Metal Ligand Preferences

The various metals show differing complexation tendencies and preferences for donor atoms. Ions of the alkali metals (Li, Na, K, Rb, Cs) have little electron pair acceptor tendency, although in aqueous solution they are hydrated by predominantly ion-dipole interactions. This tendency is greater for the smaller ions, which also have the lowest energy orbitals and greatest covalency in their interactions. Complexing is weak for this family. The alkaline earth ions, especially Mg(II) and Ca(II), are very common in the environment. Owing largely to their higher charge densities, they show a larger tendency to attract the ligand electrons than do the alkali metals, and complex-ing is important in their behavior. Much of the interaction can be ascribed to Coulombic forces, and since the metals are quite electropositive, buildup of electron density on them is unfavorable. Their strongest complexes are formed with strongly electronegative donors such as F— and oxygen ligands, which form highly polar bonds. Much more covalent in its bonding with ligands than the other alkaline earths, Be(II) forms stronger complexes than the other members of its family, and in biological systems it may act as a poison because it preferentially ties up coordination groups that are normally involved more weakly with Mg(II) or Ca(II). Chelation is very important for the formation of stable complexes with this family. The greater stability of chelate complexes in comparison to those with analogous unidentate ligands lies not so much with stronger metal-ligand bonding, but rather with an entropy effect. The number of degrees of translational freedom, and therefore the entropy, is increased by replacing several unidentate ligands (e.g., water molecules) by a polydentate one, and so increasing the number of independent species (see Section 9.5.5).

Ions of charge greater than 2+, and transition metal ions generally, are strongly complexed by a variety of ligands. The fluoride ion, and ligands with oxygen donors, are favored by ions of electropositive metals such as A1 and those of first three or four transition element families and also most metal ions in high oxidation states. Nitrogen donors become favored by the mid-transition element families in their lower oxidation states [e.g., Co(II), Fe(II)] although higher states still prefer F4 and oxygen donors. Ions of some of the heaviest and the least electropositive metals [Pt(II), Au(III), Hg(II)] favor larger, more polarizable (more covalent) ligands such as I4 or CP in preference to F4, and sulfur or phosphorus ligands in preference to oxygen or nitrogen donors. For example, the gold in seawater is believed to be present as AuCl4. However, it may be noted that the large amount of chloride in seawater for the most part is not involved in complexing because the predominant cations prefer oxygen donors such as water or carbonate.

Metal-ligand interactions are examples of Lewis acid-base behavior, and the preference of a metal ion for a particular ligand can be correlated with the concept of hard and soft acids and bases. Lewis acids and bases can be ranked according to an empirical property of hardness or softness, which is determined by such factors as size, charge, polarizability, and the nature of the electrons available for interaction. A hard acid typically is small, with a high positive charge and tightly held, chemically inactive electrons, while a soft acid is large, with a small or no positive charge and electrons in orbitals that are readily influenced by other atoms. Hard bases are small, and of high electronegativity, while soft bases are large, with easily distorted electron clouds. (Primarily, these are properties of the acceptor or donor atoms in polyatomic acids and bases. However, the properties of an individual atom in a molecule are often strongly influenced by the rest of the molecule, especially when there is extensive electron delocalization.) The examples in Table 9-3 illustrate these classes. There is a continuous range of this property, but no numerical values can be given.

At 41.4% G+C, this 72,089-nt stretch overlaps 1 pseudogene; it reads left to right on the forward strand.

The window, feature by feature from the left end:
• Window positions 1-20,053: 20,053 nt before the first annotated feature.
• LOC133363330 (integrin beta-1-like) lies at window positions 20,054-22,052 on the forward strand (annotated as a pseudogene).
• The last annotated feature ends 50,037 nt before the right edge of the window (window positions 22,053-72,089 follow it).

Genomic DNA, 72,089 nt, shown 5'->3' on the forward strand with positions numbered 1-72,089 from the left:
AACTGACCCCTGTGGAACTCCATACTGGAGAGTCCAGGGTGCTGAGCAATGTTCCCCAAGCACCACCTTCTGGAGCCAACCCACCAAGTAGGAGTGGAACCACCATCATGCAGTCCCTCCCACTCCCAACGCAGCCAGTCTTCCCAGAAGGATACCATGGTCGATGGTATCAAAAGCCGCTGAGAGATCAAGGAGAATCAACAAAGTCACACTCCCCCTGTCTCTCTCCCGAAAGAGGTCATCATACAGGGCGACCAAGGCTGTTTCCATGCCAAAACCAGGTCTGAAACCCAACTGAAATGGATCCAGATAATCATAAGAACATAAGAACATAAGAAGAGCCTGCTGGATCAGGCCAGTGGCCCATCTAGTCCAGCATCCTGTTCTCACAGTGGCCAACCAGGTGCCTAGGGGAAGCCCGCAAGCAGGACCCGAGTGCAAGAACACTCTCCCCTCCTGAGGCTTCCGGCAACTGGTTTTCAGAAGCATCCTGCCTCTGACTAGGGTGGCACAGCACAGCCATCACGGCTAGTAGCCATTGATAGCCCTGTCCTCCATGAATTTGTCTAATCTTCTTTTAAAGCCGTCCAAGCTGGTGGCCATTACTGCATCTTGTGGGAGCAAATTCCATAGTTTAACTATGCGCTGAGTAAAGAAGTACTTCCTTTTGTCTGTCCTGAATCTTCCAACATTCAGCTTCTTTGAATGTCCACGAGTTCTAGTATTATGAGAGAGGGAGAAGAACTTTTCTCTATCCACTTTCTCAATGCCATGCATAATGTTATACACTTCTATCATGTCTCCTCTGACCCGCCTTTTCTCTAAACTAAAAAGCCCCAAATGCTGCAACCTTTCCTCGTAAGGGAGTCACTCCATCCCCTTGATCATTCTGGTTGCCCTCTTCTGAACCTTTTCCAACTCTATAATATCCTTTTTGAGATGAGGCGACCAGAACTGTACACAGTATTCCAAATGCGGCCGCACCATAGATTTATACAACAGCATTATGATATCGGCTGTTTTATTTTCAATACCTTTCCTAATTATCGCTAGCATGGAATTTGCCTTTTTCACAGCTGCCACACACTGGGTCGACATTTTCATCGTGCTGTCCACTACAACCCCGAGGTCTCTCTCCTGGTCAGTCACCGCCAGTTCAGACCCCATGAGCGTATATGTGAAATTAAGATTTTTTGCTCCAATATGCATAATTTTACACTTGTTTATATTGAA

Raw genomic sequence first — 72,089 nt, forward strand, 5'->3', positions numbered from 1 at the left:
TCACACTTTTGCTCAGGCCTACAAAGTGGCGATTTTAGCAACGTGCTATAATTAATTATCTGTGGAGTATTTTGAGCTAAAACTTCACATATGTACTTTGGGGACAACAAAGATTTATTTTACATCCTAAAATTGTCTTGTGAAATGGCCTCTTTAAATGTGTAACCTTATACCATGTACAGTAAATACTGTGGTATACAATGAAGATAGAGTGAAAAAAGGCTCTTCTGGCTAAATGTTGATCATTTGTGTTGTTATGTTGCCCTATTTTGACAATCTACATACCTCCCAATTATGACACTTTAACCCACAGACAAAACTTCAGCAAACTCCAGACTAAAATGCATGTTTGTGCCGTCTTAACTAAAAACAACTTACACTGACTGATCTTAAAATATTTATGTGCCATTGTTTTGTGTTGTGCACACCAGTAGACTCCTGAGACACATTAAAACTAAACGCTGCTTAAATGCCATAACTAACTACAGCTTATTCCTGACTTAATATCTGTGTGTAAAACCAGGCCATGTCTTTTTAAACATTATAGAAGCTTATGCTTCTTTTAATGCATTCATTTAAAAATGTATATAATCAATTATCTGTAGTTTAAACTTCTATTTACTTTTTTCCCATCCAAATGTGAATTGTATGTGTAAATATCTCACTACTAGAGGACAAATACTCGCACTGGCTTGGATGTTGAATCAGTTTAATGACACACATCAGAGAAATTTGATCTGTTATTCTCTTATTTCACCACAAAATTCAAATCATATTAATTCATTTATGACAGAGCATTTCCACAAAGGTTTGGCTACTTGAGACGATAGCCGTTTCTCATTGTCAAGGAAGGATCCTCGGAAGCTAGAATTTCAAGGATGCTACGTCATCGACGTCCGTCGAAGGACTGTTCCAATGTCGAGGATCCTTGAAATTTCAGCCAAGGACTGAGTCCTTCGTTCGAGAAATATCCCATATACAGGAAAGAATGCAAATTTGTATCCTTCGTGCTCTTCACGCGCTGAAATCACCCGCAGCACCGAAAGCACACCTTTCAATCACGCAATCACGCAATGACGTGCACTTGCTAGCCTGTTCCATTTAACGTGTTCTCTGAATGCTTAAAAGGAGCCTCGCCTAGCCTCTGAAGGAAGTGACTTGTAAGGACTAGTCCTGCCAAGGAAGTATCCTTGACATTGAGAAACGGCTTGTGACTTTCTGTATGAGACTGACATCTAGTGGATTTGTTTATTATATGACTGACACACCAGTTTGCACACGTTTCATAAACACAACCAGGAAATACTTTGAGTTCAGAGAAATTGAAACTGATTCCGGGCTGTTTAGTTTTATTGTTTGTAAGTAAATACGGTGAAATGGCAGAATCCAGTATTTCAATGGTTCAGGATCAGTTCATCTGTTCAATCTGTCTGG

TABLE 9-3

Some Lewis Acids and Bases on the Hard-Soft Scale

TABLE 9-3

Some Lewis Acids and Bases on the Hard-Soft Scale

Hard acids

Intermediate acids

Soft acids

H+, Li+, Na+ ,K+ ,Be2+, Mg2+ ,Ca2+,

Fe2+,Co2+,Ni2+,Cu2+,

Cd2+,Pd2+,Pt2+,Hg2+ ,Cu+,

Al3+,Cr3+, Fe3+, high oxidation

Zn2+,Pb2+,Sn2+

Ag+,Tl+

state metal ions

Hard bases

Intermediate bases

Soft bases

F4, OH4 ,H20, NO44, C024, carboxylic acid anions (RCOO4), NH3, aliphatic amines (RNH2)

Br4,N04, aromatic amines (e.g., C6H5NH2), pyridine

I4, CN4, CO, H4, organic sulfur compounds (R2S), phosphorus and arsenic compounds (R3P, R3As), ^-electron donors such as C2H4 and QH^R4

The utility of the hard-soft concept is simply the rule that like prefers like; that is, interaction among species of similar hardness or softness is preferred over interactions involving a large difference in hard-soft properties. Thus, a metal such as Hg(II), which is soft, prefers to complex with sulfur rather than oxygen donors. This is not to say that complexing between hard and soft species will not take place, only that it is normally less favorable than if these properties are matched.

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